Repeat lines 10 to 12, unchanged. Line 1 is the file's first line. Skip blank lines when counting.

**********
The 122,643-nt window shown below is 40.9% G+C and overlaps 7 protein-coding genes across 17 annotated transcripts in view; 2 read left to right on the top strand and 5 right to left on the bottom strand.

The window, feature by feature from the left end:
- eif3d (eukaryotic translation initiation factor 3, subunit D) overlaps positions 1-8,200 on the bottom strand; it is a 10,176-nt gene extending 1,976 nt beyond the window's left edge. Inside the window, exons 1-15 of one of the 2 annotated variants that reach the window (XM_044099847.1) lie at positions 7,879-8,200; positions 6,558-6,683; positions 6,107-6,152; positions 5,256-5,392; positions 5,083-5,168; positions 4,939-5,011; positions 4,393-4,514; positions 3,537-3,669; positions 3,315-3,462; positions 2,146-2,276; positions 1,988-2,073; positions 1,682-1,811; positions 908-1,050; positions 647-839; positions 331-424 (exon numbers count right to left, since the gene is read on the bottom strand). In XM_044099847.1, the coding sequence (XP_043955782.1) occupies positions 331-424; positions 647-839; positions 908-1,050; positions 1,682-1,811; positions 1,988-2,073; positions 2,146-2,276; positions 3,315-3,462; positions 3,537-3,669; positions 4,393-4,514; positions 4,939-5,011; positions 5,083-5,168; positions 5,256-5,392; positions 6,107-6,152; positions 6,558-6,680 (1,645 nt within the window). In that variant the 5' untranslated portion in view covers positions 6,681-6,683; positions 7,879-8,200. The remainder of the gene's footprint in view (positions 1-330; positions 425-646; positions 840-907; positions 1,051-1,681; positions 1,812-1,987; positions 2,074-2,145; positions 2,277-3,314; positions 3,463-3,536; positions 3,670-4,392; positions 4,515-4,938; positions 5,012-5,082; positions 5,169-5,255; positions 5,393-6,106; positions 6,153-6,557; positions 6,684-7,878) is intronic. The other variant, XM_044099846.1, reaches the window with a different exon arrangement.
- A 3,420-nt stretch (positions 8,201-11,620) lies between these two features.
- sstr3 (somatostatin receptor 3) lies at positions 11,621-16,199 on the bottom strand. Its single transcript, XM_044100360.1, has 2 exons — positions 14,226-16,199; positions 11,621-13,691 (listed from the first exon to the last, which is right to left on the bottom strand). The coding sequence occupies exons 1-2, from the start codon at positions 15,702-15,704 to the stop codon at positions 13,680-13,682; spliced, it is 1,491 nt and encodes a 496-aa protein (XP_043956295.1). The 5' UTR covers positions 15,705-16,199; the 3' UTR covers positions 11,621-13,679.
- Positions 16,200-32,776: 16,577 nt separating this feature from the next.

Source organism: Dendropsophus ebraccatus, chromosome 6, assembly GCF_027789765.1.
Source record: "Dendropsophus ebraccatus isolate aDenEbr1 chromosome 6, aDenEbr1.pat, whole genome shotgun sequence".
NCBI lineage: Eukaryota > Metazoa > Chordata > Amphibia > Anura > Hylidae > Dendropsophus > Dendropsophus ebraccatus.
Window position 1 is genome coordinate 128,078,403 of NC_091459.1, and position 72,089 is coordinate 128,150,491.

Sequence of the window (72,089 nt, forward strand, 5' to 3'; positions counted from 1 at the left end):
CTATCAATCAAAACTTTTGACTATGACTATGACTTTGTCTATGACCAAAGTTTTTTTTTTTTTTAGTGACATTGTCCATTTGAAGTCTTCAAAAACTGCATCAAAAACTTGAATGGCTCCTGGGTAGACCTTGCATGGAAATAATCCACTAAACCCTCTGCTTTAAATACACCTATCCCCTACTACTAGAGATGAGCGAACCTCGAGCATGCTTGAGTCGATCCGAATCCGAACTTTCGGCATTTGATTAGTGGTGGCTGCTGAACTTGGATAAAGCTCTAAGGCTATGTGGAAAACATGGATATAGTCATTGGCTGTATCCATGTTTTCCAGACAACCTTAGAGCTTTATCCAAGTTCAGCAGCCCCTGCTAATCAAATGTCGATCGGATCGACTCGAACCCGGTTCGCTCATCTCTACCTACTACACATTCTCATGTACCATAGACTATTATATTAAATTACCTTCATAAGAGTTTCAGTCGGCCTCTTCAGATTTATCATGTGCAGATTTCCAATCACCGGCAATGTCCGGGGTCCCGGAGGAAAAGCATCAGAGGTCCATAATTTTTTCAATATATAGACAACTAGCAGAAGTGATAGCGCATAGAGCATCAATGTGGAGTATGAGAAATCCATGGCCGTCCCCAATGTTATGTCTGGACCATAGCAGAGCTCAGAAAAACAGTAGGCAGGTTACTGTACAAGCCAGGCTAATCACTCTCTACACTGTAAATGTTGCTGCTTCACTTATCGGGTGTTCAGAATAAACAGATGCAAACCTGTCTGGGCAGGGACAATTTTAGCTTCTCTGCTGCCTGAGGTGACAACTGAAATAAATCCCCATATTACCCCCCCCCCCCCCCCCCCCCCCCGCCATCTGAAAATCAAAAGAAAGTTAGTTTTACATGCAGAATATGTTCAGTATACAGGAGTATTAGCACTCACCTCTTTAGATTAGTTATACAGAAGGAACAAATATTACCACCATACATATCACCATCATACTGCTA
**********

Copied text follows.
Window position 1 is genome coordinate 128,078,403 of NC_091459.1, and position 72,089 is coordinate 128,150,491.

Sequence of the window (72,089 nt, forward strand, 5' to 3'; positions counted from 1 at the left end):
CTATCAATCAAAACTTTTGACTATGACTATGACTTTGTCTATGACCAAAGTTTTTTTTTTTTTTAGTGACATTGTCCATTTGAAGTCTTCAAAAACTGCATCAAAAACTTGAATGGCTCCTGGGTAGACCTTGCATGGAAATAATCCACTAAACCCTCTGCTTTAAATACACCTATCCCCTACTACTAGAGATGAGCGAACCTCGAGCATGCTTGAGTCGATCCGAATCCGAACTTTCGGCATTTGATTAGTGGTGGCTGCTGAACTTGGATAAAGCTCTAAGGCTATGTGGAAAACATGGATATAGTCATTGGCTGTATCCATGTTTTCCAGACAACCTTAGAGCTTTATCCAAGTTCAGCAGCCCCTGCTAATCAAATGTCGATCGGATCGACTCGAACCCGGTTCGCTCATCTCTACCTACTACACATTCTCATGTACCATAGACTATTATATTAAATTACCTTCATAAGAGTTTCAGTCGGCCTCTTCAGATTTATCATGTGCAGATTTCCAATCACCGGCAATGTCCGGGGTCCCGGAGGAAAAGCATCAGAGGTCCATAATTTTTTCAATATATAGACAACTAGCAGAAGTGATAGCGCATAGAGCATCAATGTGGAGTATGAGAAATCCATGGCCGTCCCCAATGTTATGTCTGGACCATAGCAGAGCTCAGAAAAACAGTAGGCAGGTTACTGTACAAGCCAGGCTAATCACTCTCTACACTGTAAATGTTGCTGCTTCACTTATCGGGTGTTCAGAATAAACAGATGCAAACCTGTCTGGGCAGGGACAATTTTAGCTTCTCTGCTGCCTGAGGTGACAACTGAAATAAATCCCCATATTACCCCCCCCCCCCCCCCCCCCCCCCGCCATCTGAAAATCAAAAGAAAGTTAGTTTTACATGCAGAATATGTTCAGTATACAGGAGTATTAGCACTCACCTCTTTAGATTAGTTATACAGAAGGAACAAATATTACCACCATACATATCACCATCATACTGCTA